You Deserve Each Other

This book took Romance Goodreads by storm when it first popped up, and I understand why. It’s an imaginative twist on the rom-com, hate to love, romance novel that we’re used to. It’s not about two people pining for each other, desperate to know if the other person likes them or two people hating each other and then slowly find out they like each other and start dating to the surprise of all their friends/ coworkers/ family. No, these people are already dating, in fact they’re engaged. So how is this going to work? Why is it a hate to love? The intrigue, the mystery, the excitement!

The book starts off with Naomi and Nicholas, a cute couple in a small town. Nicholas, a dentist who is obsessed with sugar, Naomi, works in a kitschy store called the Junkyard and loves it. What she doesn’t love, or at least not 100% is Nicholas. And she lets you know this. We learn quickly everything that Nicholas does that pisses her off, annoys her, or makes her go, “Why am I marrying this man?” A big part of what is making her so unhappy about her looming nuptials, her mother in law, Deborah. Naomi wants out. She wants to no longer be with Nicholas at all. So instead of being saddled with fees for things that Deborah has purchased for their wedding, she decides to be so abhorrent that Nicholas will break up with her.

Now, I’m going to have to be very upfront with you about this book. The first half, and I truly mean the first 50% of this book, I hated. Naomi is horrible, rude, selfish, completely incapable of empathy, and me want to give up on this book 3 chapters in. You would think that Nicholas’ behavior, something that Naomi is deeming so awful as to barely love him and want to separate from him for, would justify her behavior and feelings… it really doesn’t. Nicholas’ actions aren’t perfect, don’t get me wrong, but reading them, looking at them from the outside in, they just seem like he’s frustrated with Naomi and is trying to connect with her or do something she wants. And Naomi just overreacts to them and assumes the worst in him.

As you move closer to the middle, Naomi stops being The Worst instead she is Almost The Worst, and I found myself saying, out loud mind you and everyone is home right now because of quarantine so I know my neighbors heard me, “What is wrong with straight people? What is actually wrong with straight people. Do they really just act like this???” I was repeating this a lot.

The thing is though, past the half way point, around the 60% mark, this turned into a completely different book. Naomi became vulnerable and relatable. She was no longer vile and vindictive. Was she annoying? Yeah for sure. There’s a scene with a car that made me want to rip my hair out (I’m trying to grow it out so I had to resist). But their story became charming and sweet and full of working, like actual hard work, at their relationship. Trying to understand each other and learn about the other person. It was amazing to read a story about two people who cared for each other work at their relationship and work at their connection. I wish the whole book was like that because the way I feel about this half of the book is like five stars; the first half… not so much.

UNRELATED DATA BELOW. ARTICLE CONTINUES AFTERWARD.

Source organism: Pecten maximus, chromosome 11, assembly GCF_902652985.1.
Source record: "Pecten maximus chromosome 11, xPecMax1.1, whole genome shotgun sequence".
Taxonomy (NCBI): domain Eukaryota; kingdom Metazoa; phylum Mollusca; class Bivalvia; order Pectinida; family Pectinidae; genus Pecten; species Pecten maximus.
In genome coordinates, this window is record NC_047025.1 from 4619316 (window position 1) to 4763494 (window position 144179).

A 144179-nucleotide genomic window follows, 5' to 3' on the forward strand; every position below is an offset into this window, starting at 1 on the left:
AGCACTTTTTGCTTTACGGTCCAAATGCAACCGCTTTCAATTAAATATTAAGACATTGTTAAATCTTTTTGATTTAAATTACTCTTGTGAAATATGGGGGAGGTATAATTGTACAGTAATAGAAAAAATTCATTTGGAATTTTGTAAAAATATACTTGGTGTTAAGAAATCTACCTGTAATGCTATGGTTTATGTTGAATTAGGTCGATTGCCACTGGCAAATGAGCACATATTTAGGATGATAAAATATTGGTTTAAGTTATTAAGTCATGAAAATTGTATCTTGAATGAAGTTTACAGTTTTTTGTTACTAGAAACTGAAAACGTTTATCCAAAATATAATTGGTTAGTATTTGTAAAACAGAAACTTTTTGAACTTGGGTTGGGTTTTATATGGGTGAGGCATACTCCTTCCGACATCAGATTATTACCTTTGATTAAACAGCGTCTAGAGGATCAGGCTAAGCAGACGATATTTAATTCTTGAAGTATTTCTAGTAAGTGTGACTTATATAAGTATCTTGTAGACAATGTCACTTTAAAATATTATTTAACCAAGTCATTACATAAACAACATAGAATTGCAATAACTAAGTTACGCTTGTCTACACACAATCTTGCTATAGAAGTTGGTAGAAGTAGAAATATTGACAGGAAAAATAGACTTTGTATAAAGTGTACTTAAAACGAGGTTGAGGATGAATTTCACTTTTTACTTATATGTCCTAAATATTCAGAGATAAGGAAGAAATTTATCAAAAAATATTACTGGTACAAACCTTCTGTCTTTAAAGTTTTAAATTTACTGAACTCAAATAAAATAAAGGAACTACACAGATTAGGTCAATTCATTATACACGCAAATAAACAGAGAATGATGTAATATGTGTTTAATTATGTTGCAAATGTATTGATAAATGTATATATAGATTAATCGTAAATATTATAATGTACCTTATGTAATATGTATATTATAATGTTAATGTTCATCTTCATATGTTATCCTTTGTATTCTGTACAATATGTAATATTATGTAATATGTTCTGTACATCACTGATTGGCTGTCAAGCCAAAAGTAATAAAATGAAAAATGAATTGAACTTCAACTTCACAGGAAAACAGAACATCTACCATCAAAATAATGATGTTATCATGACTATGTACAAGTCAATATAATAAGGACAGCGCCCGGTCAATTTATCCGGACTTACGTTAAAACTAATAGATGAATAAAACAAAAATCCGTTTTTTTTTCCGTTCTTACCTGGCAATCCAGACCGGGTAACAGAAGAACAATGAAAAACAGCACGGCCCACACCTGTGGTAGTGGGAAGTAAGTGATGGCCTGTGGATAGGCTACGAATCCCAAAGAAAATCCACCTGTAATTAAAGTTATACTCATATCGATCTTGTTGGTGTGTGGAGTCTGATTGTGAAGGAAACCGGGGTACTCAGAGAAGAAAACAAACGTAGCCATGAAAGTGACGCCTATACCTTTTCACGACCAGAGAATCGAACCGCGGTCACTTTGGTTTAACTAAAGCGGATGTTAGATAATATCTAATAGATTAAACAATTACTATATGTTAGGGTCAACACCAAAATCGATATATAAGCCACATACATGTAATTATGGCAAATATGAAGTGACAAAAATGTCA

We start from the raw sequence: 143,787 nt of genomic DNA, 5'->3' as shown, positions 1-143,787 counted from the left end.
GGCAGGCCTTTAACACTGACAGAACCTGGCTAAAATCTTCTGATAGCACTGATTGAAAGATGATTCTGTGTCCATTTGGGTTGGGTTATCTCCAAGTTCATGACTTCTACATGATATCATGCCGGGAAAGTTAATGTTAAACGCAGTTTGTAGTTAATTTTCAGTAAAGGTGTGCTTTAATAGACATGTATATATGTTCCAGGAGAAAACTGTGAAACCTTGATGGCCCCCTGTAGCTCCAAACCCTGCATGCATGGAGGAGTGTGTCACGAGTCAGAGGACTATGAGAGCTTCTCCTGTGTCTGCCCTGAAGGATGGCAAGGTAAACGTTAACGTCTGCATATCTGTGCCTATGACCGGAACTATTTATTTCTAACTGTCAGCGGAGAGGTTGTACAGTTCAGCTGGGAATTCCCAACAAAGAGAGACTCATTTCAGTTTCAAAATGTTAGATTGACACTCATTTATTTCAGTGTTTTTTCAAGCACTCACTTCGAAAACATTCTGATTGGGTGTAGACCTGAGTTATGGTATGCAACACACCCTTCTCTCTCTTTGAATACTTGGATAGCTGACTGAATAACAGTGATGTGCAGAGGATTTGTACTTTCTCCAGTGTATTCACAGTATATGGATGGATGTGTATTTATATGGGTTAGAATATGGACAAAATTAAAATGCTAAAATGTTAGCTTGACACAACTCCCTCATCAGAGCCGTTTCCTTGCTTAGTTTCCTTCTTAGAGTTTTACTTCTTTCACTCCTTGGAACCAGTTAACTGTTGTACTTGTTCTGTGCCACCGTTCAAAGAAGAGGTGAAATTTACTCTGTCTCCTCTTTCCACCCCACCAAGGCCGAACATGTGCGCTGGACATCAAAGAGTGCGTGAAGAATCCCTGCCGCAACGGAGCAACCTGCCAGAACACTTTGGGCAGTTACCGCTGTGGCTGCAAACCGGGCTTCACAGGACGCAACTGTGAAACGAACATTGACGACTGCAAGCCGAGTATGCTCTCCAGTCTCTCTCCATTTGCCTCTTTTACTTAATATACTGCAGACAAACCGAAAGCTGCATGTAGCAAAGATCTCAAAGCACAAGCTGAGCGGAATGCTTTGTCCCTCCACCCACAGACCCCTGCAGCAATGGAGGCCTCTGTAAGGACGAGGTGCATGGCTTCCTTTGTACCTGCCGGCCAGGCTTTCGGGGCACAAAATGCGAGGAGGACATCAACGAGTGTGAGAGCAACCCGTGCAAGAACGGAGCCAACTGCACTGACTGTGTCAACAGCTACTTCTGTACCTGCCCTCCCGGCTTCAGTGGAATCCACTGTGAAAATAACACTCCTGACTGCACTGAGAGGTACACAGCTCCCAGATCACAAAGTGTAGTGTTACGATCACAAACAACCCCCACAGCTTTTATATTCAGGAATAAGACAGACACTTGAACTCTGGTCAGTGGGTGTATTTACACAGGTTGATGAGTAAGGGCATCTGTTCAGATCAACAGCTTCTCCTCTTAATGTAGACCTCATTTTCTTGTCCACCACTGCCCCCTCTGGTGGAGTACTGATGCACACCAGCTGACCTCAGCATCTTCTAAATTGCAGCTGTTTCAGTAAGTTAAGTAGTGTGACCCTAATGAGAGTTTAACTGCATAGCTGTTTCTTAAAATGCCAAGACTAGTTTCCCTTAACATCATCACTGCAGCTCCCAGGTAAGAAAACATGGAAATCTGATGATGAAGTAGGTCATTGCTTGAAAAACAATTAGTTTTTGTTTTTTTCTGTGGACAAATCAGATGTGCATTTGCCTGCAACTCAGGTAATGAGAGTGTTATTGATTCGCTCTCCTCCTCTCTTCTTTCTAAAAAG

Deborah is a monster-in-law if I’ve ever seen one and I think she was written really well. Constantly degrading and picking on Naomi, constantly invading Nicholas and Naomi’s space, inserting her opinions as fact and demanding people abide by them. She’s awful, straight up. Her existence to the story is crucial because so much relies on her being ferociously vile and causing tension between our two lovebirds.

I don’t know how to share this book! Do I want people to read it? Of course, I always want people to read books, and I especially want them to read the second half of this book. But I don’t necessarily want people to trudge through the first half like I did. So I’ll say this, some people are not as bothered by Naomi as I am so there’s a good chance that you won’t be either. If you’re reading this as an audiobook, it’ll be easier to get through the tough part because you have someone going along whether you’re super into it or not; the book is harder to put down. If you really don’t care about the whole story overall, you can always just go to the fifty percent mark and start the story from there. I don’t know, man, this is a weird one for me.

I applaud Sarah Hogle for really trying to change up the game in the romance novel and, really honestly, I am excited to see what her next novel will be like. Hopefully more of it will be like the end of this book. It came out on April 7th so check your library’s digital content providers, check any other apps that you use for reading or listening to books, purchase from an indie bookstore, and give this one a go.

Published by keelinrita

A Chicago girl with a lot of feelings about fictional people.

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